New York, N.Y.
Collection size: 2.4 linear ft. (on 3 microfilm reels)
Collection Summary: Biographical material, correspondence, writings, business records, printed material, photographs, sketches and notebooks.
REEL D343: Files kept by Gottlieb on the Works Progress Administration, 3rd Woodstock Art Conference, American Artists' Congress, American Society of Painters, Sculptors and Gravers and the Artists Union, N.Y.; newsletters, correspondence and minutes from Artists Equity Association; issues of "Art Front", "Art Project Reporter" and "ALA News" of the Artists League of America; correspondence, 1928-1951; clippings, exhibition catalogs and announcements; silk screen prints; notes and an autobiographical sketch. Photographs include: one of Gottlieb and Joseph Solomon, ca. 1950; one of Gottlieb in his studio, 1939; 4 of the Carnegie Institute International exhibit, 1931, showing Gottlieb's work; and a group photograph of the Artists Equity Testimonial Dinner honoring Yasuo Kuniyoshi, 1948.
REEL 3889-3890: Biographical information; correspondence, including letters from Rockwell Kent; records of the Summit Gallery, business records and price lists for art work; 1 charcoal drawing, 2 ink drawings and 3 sketches; notes, layouts and a contract for Gottlieb's book, THE ART OF HARRY GOTTLIEB; notebooks; material on the Artists Equity Association, the Artists Union, N.Y., Public Art Preservation Committee, and New York WPA Artists, Inc.; exhibition announcements, catalogs, clippings and press releases; and photographs, 1935-1953, of Gottlieb and his art work.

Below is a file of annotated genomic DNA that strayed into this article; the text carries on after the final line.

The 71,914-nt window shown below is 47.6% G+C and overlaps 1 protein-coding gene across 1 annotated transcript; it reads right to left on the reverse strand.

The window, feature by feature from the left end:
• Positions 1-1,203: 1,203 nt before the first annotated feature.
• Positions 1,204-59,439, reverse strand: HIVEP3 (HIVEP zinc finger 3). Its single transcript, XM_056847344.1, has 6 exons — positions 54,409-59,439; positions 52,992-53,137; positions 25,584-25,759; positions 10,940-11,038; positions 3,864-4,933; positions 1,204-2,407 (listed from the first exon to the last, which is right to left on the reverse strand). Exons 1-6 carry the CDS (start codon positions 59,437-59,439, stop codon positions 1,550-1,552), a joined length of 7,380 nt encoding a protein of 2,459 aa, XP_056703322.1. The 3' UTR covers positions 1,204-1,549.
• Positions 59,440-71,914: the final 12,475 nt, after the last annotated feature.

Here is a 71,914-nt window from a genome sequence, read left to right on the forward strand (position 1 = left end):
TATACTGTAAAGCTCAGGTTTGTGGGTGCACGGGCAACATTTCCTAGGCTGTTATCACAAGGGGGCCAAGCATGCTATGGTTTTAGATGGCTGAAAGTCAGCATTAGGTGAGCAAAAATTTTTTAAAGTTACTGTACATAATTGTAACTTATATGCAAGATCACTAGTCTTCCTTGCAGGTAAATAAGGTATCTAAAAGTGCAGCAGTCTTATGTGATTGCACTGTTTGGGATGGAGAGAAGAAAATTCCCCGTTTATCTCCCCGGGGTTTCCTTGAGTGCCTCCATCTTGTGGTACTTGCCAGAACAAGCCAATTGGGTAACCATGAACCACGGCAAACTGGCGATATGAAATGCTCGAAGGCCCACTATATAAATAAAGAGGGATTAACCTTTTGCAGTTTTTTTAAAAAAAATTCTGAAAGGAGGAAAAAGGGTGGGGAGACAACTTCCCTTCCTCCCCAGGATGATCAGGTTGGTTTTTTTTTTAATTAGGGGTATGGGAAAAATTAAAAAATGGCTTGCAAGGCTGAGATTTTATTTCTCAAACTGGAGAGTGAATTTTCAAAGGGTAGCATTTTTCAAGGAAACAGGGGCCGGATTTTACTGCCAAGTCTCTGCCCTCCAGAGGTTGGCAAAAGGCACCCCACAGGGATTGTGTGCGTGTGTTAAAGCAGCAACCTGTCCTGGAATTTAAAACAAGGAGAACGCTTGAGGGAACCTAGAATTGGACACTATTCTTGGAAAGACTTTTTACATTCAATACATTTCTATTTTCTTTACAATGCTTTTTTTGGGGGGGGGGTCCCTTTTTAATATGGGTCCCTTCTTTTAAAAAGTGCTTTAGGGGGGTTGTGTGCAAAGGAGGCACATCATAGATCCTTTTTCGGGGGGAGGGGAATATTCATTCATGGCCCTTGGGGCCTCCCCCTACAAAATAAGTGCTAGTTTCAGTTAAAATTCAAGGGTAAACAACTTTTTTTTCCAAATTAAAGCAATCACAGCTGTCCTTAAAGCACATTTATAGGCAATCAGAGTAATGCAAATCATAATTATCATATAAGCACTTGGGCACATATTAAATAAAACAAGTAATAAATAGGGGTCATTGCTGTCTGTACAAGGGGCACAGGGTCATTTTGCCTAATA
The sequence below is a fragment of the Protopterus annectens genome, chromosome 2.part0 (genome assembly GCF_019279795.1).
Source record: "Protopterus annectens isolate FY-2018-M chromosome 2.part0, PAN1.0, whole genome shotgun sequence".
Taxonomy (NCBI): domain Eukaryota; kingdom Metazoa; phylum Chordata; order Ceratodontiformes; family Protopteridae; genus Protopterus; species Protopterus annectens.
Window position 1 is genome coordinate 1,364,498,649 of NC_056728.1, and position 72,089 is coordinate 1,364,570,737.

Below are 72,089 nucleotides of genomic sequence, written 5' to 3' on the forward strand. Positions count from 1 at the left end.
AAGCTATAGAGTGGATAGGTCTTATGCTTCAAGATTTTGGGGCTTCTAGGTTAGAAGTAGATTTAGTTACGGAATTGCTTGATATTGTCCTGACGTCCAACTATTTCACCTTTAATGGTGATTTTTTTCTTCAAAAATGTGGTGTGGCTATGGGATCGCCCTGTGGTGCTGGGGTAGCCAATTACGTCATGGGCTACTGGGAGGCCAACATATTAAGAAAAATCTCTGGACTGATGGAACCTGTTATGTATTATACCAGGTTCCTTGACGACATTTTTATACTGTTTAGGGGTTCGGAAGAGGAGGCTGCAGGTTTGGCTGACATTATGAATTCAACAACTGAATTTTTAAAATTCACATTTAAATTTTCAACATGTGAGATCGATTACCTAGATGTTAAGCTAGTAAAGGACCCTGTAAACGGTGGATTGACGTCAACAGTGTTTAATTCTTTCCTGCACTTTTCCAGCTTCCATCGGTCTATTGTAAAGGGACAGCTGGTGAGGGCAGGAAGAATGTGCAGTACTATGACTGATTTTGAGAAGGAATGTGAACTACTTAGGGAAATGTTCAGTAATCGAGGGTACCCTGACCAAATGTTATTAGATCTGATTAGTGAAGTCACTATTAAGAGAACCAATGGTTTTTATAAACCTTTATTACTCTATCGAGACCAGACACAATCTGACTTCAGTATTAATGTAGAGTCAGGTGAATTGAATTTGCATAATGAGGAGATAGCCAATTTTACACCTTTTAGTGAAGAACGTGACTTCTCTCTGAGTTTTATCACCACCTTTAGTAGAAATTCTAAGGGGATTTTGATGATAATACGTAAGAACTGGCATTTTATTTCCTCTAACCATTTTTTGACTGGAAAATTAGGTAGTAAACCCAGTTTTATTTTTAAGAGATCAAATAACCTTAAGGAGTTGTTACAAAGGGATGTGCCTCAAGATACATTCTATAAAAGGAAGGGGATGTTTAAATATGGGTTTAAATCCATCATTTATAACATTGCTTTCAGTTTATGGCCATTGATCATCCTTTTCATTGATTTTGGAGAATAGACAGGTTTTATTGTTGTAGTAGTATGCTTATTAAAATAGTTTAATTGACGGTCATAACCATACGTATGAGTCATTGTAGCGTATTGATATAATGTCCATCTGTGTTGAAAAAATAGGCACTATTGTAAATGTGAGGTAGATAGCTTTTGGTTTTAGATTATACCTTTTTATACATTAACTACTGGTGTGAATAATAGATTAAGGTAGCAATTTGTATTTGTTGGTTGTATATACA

Biographical/Historical Note: Painter, printmaker; New York, N.Y. b. 1895; d. 1992. Born in Bucharest, Romania. Member of N.Y. Artists' Union, American Society of Painters, Sculptors and Gravers, and the American Artists Congress. Served as a WPA artist. Pioneer in the development of silk screen process as a fine art form.
Material donated by Harry Gottlieb, 1968 and 1982.
How to Use this Collection
- Microfilm reels D343 and 3889-3890 available at Archives of American Art offices and through interlibrary loan.
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